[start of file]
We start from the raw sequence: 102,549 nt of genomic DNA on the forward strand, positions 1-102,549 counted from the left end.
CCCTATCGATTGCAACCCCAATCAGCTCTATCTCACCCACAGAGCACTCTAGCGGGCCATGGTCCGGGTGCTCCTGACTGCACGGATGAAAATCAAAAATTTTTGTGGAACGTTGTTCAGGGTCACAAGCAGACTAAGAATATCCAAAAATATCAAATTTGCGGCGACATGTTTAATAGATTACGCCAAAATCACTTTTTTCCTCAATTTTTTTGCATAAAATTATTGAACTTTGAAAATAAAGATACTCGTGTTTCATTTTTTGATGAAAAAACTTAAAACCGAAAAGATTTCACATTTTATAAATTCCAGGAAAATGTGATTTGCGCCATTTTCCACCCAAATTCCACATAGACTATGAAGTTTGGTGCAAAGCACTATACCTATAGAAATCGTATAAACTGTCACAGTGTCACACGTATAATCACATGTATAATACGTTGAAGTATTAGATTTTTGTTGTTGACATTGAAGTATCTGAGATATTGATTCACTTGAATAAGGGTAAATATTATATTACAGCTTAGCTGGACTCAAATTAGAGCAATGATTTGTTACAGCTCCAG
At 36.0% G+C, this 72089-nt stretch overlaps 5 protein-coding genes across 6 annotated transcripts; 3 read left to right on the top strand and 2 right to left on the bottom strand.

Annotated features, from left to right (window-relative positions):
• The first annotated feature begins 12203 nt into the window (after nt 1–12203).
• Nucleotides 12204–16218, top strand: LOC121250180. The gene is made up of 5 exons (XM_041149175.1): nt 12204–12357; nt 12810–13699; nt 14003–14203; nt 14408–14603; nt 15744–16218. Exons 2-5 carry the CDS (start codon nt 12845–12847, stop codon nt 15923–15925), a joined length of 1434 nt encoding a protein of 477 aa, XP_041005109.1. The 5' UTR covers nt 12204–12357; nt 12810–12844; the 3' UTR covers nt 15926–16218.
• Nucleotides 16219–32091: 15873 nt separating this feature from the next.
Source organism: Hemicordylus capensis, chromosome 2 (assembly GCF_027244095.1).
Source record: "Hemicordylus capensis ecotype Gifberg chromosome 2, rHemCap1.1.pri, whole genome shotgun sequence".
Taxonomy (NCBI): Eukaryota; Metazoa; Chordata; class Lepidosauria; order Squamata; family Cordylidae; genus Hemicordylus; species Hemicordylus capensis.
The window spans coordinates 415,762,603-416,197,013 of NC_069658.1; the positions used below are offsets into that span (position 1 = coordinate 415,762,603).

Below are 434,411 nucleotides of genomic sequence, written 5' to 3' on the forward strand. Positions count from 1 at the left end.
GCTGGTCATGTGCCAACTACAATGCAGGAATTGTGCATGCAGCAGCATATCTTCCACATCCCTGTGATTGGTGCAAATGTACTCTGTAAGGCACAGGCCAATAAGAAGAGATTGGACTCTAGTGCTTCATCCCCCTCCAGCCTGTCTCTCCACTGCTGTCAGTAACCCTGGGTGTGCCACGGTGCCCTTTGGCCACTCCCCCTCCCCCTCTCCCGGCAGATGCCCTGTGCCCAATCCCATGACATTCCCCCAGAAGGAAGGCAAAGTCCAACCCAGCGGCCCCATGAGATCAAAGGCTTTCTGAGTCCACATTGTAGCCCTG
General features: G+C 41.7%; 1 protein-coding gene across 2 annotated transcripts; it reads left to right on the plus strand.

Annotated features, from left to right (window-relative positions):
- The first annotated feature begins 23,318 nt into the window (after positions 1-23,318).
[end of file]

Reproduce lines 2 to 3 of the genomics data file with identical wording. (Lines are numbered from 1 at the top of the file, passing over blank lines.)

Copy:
CCCTATCGATTGCAACCCCAATCAGCTCTATCTCACCCACAGAGCACTCTAGCGGGCCATGGTCCGGGTGCTCCTGACTGCACGGATGAAAATCAAAAATTTTTGTGGAACGTTGTTCAGGGTCACAAGCAGACTAAGAATATCCAAAAATATCAAATTTGCGGCGACATGTTTAATAGATTACGCCAAAATCACTTTTTTCCTCAATTTTTTTGCATAAAATTATTGAACTTTGAAAATAAAGATACTCGTGTTTCATTTTTTGATGAAAAAACTTAAAACCGAAAAGATTTCACATTTTATAAATTCCAGGAAAATGTGATTTGCGCCATTTTCCACCCAAATTCCACATAGACTATGAAGTTTGGTGCAAAGCACTATACCTATAGAAATCGTATAAACTGTCACAGTGTCACACGTATAATCACATGTATAATACGTTGAAGTATTAGATTTTTGTTGTTGACATTGAAGTATCTGAGATATTGATTCACTTGAATAAGGGTAAATATTATATTACAGCTTAGCTGGACTCAAATTAGAGCAATGATTTGTTACAGCTCCAG
At 36.0% G+C, this 72089-nt stretch overlaps 5 protein-coding genes across 6 annotated transcripts; 3 read left to right on the top strand and 2 right to left on the bottom strand.